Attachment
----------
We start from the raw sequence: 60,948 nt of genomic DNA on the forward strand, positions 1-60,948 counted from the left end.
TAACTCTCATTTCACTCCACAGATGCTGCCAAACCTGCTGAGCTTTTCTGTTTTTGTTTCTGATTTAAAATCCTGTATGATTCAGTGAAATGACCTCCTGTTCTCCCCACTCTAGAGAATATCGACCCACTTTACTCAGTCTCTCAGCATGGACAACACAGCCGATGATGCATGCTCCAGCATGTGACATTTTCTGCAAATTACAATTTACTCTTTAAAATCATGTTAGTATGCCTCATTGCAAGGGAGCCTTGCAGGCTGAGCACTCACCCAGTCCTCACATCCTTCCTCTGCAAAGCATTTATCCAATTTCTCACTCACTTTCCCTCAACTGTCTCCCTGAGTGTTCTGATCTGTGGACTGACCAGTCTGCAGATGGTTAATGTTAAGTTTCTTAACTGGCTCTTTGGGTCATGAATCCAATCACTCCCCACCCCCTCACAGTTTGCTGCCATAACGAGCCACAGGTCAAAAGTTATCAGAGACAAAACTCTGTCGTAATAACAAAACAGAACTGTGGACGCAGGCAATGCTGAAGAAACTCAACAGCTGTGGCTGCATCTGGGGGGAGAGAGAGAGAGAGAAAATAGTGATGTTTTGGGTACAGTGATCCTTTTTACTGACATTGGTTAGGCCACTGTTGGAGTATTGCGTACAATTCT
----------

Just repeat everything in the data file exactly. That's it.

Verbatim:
We start from the raw sequence: 60,948 nt of genomic DNA on the forward strand, positions 1-60,948 counted from the left end.
TAACTCTCATTTCACTCCACAGATGCTGCCAAACCTGCTGAGCTTTTCTGTTTTTGTTTCTGATTTAAAATCCTGTATGATTCAGTGAAATGACCTCCTGTTCTCCCCACTCTAGAGAATATCGACCCACTTTACTCAGTCTCTCAGCATGGACAACACAGCCGATGATGCATGCTCCAGCATGTGACATTTTCTGCAAATTACAATTTACTCTTTAAAATCATGTTAGTATGCCTCATTGCAAGGGAGCCTTGCAGGCTGAGCACTCACCCAGTCCTCACATCCTTCCTCTGCAAAGCATTTATCCAATTTCTCACTCACTTTCCCTCAACTGTCTCCCTGAGTGTTCTGATCTGTGGACTGACCAGTCTGCAGATGGTTAATGTTAAGTTTCTTAACTGGCTCTTTGGGTCATGAATCCAATCACTCCCCACCCCCTCACAGTTTGCTGCCATAACGAGCCACAGGTCAAAAGTTATCAGAGACAAAACTCTGTCGTAATAACAAAACAGAACTGTGGACGCAGGCAATGCTGAAGAAACTCAACAGCTGTGGCTGCATCTGGGGGGAGAGAGAGAGAGAGAAAATAGTGATGTTTTGGGTACAGTGATCCTTTTTACTGACATTGGTTAGGCCACTGTTGGAGTATTGCGTACAATTCT